You might have noticed that when you create a new list or library in SharePoint, a set of forms get automatically created for creating a new list item, editing a list item, or displaying that list item. When you add a new column to that list, the column automatically gets added to those forms. Where is this code generated? And how can you create your own Create, Edit, and Display forms?
If you look in the 12 hive, in the CONTROLTEMPLATES folder, you’ll see a file called DefaultTemplates.ascx. This file is rather huge, and if you open it up, you’ll see snippets of code that define the UI for everything from the label and textboxes you see on the automatically generated forms, to controls that render Blog posts and Calendar views. As we all know, though, it’s a no-no to edit core SharePoint files. (After all, what would happen when a service pack got released? Your changes would be overwritten.) SharePoint allows you to create your own control templates, and put them in a different file. As long as they reside in the CONTROLTEMPLATES directory, and use the SharePoint:RenderingTemplate server control, you can reference the template by the ID you assign it. (If you’re overriding an existing control, just give it the same ID as the control in the DefaultTemplates.ascx file, and SharePoint will automatically override the default template with your own.) (See How to: Override a Default Control Template for more details.)
OK, so how do we use this to our advantage? It’s possible to create your own ascx file with your own RenderingTemplate, and reference that template when displaying a form associated with a content type. For instance, when you create a new list item, perhaps you want the fields to show up in two columns of a table, rather than in one long vertical list. You can build an HTML table with two columns in your list, then use the SharePoint:FormField server controls for displaying the list columns that the user will enter their info into. Your code might look like this:
<SharePoint:RenderingTemplate ID=”CustomContentTypeCreateForm” runat=”server”>
<table width=”100%” cellspacing=”0″ cellpadding=”10″ border=”0″>
<td><SharePoint:FieldDescription runat=”server” ID=”TitleDescriptionField” ControlMode=”New” FieldName=”Title” /></td>
<td><SharePoint:FormField runat=”server” ID=”TitleField” ControlMode=”New” FieldName=”Title” /></td>
<td><SharePoint:FieldDescription runat=”server” ID=”FavoriteColorDescriptionField” ControlMode=”New” FieldName=”FavoriteColor” /></td>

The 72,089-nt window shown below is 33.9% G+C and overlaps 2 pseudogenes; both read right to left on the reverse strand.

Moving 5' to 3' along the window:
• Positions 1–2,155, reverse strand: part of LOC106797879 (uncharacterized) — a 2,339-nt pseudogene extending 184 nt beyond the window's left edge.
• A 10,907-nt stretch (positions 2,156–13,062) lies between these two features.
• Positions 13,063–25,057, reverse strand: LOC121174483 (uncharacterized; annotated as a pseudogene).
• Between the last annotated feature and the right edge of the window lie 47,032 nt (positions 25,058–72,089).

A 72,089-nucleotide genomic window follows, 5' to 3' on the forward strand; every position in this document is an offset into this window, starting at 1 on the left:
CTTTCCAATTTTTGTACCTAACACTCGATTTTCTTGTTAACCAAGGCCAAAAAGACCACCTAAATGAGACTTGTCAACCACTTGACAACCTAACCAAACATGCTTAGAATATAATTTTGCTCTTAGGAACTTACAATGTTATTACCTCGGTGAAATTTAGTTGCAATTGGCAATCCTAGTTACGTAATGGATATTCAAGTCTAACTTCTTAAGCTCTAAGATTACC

<td><SharePoint:FormField runat=”server” ID=”FavoriteColorField” ControlMode=”New” FieldName=”FavoriteColor” /></td>
(Make sure you have the right registrations at the top of your .ascx page, like the SharePoint assembly registration and the SharePoint control prefix.)
If you have controls in your template that need compiled code to run, such as showing or hiding fields in the template based on the field values, you can add references in the .ascx page to your own compiled web controls. You’ll just need to make sure you add a reference to your compiled web control at the top of the .ascx page, and deploy the dll with your SharePoint solution package.
The next step is to add a reference to your newly-created rendering template to your custom content type. If you take a look at the XML schema for defining a content type, you’ll see a node called XmlDocuments. Inside that, you’ll add an XmlDocument node, inside which you’ll add a FormTemplates node. In the FormTemplates node, you can add a New, Edit, and/or Display node, inside of which you’ll put the ID of the rendering template it should use. See FormTemplates Schema Overview for more information.
Based on the example rendering template described above, your XmlDocuments node might look like this:
If you would like to associate this content type with a custom list definition, you can do it by adding the content type to the list’s schema.xml file. You would add the content type to the ContentTypes node. If you make this content type the default content type for the list (or the only content type for that matter), it will be the content type that’s automatically used when a user clicks the “New” button on a list’s toolbar. If you’ve created a custom “New” form for that content type, your custom rendering template will be used to render the “New” form the user sees.